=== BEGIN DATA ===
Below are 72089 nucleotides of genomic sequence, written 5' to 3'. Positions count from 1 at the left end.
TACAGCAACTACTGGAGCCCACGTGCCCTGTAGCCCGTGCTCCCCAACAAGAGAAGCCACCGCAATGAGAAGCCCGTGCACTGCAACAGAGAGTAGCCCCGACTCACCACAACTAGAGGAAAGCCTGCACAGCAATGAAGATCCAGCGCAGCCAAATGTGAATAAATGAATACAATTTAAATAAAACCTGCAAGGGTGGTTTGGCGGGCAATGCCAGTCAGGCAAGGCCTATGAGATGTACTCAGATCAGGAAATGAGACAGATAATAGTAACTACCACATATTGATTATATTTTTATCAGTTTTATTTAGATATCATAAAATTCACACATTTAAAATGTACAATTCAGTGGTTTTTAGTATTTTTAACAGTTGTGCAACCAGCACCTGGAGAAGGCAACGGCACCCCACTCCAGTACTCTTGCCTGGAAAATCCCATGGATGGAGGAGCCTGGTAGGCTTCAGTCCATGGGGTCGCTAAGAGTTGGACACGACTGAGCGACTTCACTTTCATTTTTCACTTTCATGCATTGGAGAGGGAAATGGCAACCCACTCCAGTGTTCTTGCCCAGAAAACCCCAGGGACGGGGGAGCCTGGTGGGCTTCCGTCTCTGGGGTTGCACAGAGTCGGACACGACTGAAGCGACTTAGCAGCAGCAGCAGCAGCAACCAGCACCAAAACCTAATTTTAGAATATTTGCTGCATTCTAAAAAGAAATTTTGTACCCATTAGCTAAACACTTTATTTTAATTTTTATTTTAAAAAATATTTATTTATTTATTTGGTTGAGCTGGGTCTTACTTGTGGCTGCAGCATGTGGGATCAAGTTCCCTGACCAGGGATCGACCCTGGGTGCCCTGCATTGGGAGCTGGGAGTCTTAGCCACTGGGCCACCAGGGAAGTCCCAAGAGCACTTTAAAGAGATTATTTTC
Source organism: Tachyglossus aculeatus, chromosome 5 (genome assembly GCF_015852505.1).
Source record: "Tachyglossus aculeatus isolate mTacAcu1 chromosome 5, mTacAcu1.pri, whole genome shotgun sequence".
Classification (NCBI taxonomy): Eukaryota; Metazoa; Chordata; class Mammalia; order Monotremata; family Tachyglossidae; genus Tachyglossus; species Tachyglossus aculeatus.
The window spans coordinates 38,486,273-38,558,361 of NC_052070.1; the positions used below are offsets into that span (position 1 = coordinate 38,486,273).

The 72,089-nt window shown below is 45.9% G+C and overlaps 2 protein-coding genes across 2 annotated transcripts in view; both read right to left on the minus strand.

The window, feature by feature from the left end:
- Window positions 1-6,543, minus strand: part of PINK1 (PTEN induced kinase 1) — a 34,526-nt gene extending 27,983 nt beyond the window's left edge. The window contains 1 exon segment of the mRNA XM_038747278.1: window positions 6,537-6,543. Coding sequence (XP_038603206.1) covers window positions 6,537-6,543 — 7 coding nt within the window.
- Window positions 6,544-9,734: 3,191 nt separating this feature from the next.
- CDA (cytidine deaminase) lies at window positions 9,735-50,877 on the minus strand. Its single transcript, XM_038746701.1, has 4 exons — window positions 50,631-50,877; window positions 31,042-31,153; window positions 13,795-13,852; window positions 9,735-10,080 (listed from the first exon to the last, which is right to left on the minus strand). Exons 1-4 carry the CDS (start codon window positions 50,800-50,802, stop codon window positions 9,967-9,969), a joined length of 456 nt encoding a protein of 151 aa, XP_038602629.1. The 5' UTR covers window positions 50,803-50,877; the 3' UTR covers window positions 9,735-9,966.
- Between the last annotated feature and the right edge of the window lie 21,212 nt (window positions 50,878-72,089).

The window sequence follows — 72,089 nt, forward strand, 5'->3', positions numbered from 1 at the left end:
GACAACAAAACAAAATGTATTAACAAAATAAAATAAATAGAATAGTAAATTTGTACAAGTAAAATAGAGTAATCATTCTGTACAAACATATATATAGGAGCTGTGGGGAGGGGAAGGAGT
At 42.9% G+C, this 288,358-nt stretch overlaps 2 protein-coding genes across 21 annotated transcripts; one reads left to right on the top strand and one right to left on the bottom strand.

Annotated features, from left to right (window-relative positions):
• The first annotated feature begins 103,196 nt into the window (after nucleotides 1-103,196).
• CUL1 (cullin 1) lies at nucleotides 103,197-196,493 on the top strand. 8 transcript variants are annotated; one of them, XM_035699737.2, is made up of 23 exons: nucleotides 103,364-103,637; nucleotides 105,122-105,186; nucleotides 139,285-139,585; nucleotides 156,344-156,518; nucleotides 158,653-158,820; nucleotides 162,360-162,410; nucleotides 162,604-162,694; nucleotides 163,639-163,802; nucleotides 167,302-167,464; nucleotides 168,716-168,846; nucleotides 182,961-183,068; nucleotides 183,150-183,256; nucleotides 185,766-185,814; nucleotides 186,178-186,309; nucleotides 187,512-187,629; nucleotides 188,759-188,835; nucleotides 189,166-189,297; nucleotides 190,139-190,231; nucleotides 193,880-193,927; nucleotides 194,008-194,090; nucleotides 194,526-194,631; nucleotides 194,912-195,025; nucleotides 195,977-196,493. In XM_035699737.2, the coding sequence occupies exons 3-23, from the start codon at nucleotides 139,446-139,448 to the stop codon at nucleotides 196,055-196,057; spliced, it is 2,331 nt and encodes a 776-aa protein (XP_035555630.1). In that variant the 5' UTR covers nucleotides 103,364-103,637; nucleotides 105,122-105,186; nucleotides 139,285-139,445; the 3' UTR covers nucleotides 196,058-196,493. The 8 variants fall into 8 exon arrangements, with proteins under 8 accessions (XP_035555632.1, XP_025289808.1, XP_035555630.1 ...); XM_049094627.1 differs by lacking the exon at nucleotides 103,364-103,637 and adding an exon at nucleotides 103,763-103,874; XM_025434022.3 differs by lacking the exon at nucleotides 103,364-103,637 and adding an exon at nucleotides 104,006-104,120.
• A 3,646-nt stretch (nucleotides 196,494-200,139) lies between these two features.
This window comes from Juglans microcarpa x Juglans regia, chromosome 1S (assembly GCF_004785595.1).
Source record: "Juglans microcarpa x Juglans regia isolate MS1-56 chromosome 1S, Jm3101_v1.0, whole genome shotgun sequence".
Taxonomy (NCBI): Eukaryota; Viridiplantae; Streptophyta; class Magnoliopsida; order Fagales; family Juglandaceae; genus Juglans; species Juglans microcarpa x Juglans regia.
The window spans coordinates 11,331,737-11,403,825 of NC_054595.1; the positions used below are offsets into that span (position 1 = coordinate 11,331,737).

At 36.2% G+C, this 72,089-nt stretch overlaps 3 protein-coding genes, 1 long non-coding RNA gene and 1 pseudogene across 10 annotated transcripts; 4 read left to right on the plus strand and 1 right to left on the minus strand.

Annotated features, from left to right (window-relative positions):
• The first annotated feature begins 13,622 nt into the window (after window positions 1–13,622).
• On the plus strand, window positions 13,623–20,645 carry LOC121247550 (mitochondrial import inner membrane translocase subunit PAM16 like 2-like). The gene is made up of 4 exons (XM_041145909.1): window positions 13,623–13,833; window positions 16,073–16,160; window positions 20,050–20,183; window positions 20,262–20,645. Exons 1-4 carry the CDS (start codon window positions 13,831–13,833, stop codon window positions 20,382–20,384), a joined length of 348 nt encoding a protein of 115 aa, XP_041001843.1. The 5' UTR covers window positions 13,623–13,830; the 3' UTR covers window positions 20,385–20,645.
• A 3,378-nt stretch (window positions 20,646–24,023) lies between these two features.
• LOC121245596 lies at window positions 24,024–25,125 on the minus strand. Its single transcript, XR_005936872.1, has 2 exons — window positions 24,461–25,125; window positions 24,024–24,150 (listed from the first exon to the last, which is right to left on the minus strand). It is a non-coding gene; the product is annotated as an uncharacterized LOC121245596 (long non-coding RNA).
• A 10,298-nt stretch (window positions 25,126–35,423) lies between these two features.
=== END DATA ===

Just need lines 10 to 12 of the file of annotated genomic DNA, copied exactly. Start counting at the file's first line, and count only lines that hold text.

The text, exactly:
- Window positions 6,544-9,734: 3,191 nt separating this feature from the next.
- CDA (cytidine deaminase) lies at window positions 9,735-50,877 on the minus strand. Its single transcript, XM_038746701.1, has 4 exons — window positions 50,631-50,877; window positions 31,042-31,153; window positions 13,795-13,852; window positions 9,735-10,080 (listed from the first exon to the last, which is right to left on the minus strand). Exons 1-4 carry the CDS (start codon window positions 50,800-50,802, stop codon window positions 9,967-9,969), a joined length of 456 nt encoding a protein of 151 aa, XP_038602629.1. The 5' UTR covers window positions 50,803-50,877; the 3' UTR covers window positions 9,735-9,966.
- Between the last annotated feature and the right edge of the window lie 21,212 nt (window positions 50,878-72,089).